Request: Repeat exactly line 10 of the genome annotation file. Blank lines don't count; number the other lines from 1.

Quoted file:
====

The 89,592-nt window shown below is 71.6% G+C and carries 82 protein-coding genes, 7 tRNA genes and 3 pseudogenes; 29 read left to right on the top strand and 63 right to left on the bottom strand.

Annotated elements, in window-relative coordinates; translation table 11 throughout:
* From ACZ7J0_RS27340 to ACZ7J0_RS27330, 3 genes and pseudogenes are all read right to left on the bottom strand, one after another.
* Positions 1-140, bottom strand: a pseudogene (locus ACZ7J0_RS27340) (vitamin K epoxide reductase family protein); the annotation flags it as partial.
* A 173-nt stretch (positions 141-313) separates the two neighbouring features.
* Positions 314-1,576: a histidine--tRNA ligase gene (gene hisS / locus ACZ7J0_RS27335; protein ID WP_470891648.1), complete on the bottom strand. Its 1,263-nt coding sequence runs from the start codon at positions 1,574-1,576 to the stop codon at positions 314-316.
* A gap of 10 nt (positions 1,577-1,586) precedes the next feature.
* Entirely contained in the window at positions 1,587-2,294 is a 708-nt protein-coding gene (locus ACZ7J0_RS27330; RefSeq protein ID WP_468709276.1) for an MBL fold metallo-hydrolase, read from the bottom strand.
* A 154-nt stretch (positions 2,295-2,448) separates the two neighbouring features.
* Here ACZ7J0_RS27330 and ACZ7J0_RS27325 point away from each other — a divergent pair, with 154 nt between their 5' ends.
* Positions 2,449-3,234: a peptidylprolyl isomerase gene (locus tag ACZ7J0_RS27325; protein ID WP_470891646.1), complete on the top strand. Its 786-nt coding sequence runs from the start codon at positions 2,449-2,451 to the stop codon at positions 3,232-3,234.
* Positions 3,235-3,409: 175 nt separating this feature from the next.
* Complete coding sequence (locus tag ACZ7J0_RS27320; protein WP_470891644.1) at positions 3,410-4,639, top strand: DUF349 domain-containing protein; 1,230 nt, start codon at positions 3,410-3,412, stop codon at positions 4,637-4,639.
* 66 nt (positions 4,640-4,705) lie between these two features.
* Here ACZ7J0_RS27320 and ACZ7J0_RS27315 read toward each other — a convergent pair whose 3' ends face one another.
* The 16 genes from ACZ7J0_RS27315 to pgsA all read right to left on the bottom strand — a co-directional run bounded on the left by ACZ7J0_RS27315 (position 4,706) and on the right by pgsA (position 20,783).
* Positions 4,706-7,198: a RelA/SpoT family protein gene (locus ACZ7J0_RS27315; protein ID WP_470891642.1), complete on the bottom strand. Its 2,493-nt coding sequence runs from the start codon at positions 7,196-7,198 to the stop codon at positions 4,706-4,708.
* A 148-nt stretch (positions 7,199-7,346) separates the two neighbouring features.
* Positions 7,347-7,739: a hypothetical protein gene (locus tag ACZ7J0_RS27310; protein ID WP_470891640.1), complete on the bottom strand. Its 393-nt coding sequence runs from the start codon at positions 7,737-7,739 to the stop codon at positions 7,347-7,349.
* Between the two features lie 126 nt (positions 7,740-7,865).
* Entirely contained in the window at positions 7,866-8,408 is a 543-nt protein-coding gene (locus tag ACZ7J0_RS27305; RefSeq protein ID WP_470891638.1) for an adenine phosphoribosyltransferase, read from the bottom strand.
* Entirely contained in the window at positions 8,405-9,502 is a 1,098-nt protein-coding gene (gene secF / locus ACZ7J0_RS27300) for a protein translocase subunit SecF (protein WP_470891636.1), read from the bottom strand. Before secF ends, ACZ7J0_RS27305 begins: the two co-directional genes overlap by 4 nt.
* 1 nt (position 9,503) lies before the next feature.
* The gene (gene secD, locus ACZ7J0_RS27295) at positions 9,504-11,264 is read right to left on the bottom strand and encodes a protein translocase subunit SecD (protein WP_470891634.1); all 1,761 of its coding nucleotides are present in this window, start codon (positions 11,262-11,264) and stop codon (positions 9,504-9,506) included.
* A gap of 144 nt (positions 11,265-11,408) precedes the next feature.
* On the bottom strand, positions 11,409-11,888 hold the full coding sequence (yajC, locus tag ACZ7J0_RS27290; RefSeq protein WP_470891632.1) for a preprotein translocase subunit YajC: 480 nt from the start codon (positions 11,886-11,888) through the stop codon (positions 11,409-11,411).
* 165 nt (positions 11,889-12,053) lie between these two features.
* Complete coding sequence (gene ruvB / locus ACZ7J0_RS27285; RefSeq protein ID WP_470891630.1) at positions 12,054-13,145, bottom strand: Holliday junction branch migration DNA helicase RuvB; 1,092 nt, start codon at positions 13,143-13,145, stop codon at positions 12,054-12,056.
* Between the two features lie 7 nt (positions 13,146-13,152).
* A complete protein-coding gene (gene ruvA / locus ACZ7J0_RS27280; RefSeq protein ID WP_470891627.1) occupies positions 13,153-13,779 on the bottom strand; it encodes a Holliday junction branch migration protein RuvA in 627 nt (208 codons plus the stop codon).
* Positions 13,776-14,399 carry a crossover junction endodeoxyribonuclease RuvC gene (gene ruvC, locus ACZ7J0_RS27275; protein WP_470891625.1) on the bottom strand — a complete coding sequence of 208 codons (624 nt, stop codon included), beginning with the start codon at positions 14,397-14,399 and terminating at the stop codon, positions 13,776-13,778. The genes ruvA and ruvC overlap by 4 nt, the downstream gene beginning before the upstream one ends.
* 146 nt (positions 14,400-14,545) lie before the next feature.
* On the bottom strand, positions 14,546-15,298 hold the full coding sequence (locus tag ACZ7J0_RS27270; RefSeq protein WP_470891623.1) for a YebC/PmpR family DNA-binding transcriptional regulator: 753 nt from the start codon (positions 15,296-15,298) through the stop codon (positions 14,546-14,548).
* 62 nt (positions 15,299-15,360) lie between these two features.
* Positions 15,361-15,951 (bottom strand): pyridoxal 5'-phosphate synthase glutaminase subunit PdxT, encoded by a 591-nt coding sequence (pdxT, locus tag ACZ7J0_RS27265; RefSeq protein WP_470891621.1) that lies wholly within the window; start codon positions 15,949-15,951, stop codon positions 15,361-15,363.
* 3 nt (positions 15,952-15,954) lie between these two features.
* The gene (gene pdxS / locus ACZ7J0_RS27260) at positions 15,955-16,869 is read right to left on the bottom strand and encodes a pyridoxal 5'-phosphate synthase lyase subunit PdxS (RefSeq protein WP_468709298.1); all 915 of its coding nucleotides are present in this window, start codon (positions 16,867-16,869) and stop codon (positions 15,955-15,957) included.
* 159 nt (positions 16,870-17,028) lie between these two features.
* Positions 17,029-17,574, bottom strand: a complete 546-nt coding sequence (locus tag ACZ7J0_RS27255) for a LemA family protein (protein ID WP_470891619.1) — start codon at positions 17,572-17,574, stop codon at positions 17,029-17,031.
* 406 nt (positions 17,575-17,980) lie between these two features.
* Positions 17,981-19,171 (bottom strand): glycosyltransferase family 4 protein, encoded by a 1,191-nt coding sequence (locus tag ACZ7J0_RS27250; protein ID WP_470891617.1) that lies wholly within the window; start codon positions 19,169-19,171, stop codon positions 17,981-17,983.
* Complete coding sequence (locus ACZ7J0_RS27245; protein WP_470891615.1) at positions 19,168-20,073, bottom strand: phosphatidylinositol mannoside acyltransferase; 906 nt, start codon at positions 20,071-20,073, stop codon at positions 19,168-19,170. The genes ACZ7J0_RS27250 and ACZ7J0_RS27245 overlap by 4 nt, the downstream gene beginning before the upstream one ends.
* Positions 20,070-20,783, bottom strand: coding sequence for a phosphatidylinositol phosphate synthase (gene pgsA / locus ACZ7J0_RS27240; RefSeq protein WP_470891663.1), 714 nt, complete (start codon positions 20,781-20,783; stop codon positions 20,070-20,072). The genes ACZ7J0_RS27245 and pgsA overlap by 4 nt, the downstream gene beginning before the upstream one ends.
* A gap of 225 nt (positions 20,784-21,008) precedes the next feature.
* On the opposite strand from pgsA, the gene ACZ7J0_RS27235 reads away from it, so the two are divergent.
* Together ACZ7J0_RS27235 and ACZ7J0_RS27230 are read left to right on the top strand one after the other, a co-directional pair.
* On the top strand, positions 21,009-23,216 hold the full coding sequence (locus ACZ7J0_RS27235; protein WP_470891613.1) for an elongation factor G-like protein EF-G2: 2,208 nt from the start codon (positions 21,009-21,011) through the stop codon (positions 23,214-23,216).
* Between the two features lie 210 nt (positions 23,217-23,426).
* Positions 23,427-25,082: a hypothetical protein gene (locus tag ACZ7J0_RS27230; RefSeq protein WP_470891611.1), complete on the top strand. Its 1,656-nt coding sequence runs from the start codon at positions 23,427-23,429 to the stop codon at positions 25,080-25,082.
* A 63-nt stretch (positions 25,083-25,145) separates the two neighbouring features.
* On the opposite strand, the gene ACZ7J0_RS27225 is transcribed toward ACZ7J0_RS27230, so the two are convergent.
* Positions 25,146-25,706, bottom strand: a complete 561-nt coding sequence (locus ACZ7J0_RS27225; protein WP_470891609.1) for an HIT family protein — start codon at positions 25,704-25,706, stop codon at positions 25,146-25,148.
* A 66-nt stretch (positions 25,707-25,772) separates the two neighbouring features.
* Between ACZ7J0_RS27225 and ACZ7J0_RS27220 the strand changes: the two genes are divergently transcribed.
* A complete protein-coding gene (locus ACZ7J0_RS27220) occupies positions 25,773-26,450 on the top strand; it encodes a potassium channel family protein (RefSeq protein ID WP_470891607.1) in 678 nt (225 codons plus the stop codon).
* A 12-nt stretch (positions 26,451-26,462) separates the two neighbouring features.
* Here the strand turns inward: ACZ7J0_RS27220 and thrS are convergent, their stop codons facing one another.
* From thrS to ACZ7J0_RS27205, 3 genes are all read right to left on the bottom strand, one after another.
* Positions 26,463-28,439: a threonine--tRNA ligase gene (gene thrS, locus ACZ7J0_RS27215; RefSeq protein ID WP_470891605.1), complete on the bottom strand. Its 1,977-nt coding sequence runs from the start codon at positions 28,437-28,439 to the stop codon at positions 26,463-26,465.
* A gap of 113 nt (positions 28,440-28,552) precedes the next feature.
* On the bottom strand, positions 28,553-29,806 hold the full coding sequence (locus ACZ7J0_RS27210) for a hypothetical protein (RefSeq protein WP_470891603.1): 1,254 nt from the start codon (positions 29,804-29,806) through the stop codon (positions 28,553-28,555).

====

* Here ACZ7J0_RS27330 and ACZ7J0_RS27325 point away from each other — a divergent pair, with 154 nt between their 5' ends.